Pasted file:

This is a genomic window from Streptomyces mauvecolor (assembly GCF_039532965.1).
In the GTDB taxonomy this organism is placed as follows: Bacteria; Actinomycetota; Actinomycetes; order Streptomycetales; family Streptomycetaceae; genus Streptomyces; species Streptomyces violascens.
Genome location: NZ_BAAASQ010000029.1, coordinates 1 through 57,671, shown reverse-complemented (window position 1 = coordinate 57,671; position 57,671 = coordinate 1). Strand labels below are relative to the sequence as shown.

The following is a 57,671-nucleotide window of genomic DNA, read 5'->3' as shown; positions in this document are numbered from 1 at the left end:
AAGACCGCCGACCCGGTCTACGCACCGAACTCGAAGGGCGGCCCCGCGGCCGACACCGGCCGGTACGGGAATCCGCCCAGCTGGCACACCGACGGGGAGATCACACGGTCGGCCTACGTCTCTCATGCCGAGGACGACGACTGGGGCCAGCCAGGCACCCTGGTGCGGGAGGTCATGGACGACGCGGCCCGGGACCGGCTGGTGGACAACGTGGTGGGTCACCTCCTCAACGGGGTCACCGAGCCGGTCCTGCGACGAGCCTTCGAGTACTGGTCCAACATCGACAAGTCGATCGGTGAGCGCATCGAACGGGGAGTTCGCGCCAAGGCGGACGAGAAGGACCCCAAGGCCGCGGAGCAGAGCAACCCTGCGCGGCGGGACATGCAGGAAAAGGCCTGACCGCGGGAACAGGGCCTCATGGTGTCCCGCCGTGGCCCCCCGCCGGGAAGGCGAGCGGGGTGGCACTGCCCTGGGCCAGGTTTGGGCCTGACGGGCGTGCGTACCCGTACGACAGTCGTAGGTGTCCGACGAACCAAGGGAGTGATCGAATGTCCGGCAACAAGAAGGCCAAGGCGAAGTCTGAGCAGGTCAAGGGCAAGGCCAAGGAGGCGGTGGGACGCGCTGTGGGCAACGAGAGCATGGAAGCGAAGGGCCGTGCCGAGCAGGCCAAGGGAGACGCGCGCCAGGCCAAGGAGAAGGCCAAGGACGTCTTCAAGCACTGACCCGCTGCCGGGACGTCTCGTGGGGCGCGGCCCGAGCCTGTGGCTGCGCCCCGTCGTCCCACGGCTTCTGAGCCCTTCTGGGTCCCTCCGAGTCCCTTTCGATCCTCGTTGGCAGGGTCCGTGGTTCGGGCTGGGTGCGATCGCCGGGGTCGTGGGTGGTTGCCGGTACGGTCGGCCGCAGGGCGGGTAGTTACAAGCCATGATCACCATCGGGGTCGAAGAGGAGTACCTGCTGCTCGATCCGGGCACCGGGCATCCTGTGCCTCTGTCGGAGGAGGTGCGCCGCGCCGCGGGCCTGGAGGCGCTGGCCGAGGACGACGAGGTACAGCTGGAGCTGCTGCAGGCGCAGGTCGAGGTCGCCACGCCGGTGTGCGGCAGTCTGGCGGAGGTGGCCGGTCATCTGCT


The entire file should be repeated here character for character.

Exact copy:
This is a genomic window from Streptomyces mauvecolor (assembly GCF_039532965.1).
In the GTDB taxonomy this organism is placed as follows: Bacteria; Actinomycetota; Actinomycetes; order Streptomycetales; family Streptomycetaceae; genus Streptomyces; species Streptomyces violascens.
Genome location: NZ_BAAASQ010000029.1, coordinates 1 through 57,671, shown reverse-complemented (window position 1 = coordinate 57,671; position 57,671 = coordinate 1). Strand labels below are relative to the sequence as shown.

The following is a 57,671-nucleotide window of genomic DNA, read 5'->3' as shown; positions in this document are numbered from 1 at the left end:
AAGACCGCCGACCCGGTCTACGCACCGAACTCGAAGGGCGGCCCCGCGGCCGACACCGGCCGGTACGGGAATCCGCCCAGCTGGCACACCGACGGGGAGATCACACGGTCGGCCTACGTCTCTCATGCCGAGGACGACGACTGGGGCCAGCCAGGCACCCTGGTGCGGGAGGTCATGGACGACGCGGCCCGGGACCGGCTGGTGGACAACGTGGTGGGTCACCTCCTCAACGGGGTCACCGAGCCGGTCCTGCGACGAGCCTTCGAGTACTGGTCCAACATCGACAAGTCGATCGGTGAGCGCATCGAACGGGGAGTTCGCGCCAAGGCGGACGAGAAGGACCCCAAGGCCGCGGAGCAGAGCAACCCTGCGCGGCGGGACATGCAGGAAAAGGCCTGACCGCGGGAACAGGGCCTCATGGTGTCCCGCCGTGGCCCCCCGCCGGGAAGGCGAGCGGGGTGGCACTGCCCTGGGCCAGGTTTGGGCCTGACGGGCGTGCGTACCCGTACGACAGTCGTAGGTGTCCGACGAACCAAGGGAGTGATCGAATGTCCGGCAACAAGAAGGCCAAGGCGAAGTCTGAGCAGGTCAAGGGCAAGGCCAAGGAGGCGGTGGGACGCGCTGTGGGCAACGAGAGCATGGAAGCGAAGGGCCGTGCCGAGCAGGCCAAGGGAGACGCGCGCCAGGCCAAGGAGAAGGCCAAGGACGTCTTCAAGCACTGACCCGCTGCCGGGACGTCTCGTGGGGCGCGGCCCGAGCCTGTGGCTGCGCCCCGTCGTCCCACGGCTTCTGAGCCCTTCTGGGTCCCTCCGAGTCCCTTTCGATCCTCGTTGGCAGGGTCCGTGGTTCGGGCTGGGTGCGATCGCCGGGGTCGTGGGTGGTTGCCGGTACGGTCGGCCGCAGGGCGGGTAGTTACAAGCCATGATCACCATCGGGGTCGAAGAGGAGTACCTGCTGCTCGATCCGGGCACCGGGCATCCTGTGCCTCTGTCGGAGGAGGTGCGCCGCGCCGCGGGCCTGGAGGCGCTGGCCGAGGACGACGAGGTACAGCTGGAGCTGCTGCAGGCGCAGGTCGAGGTCGCCACGCCGGTGTGCGGCAGTCTGGCGGAGGTGGCCGGTCATCTGCT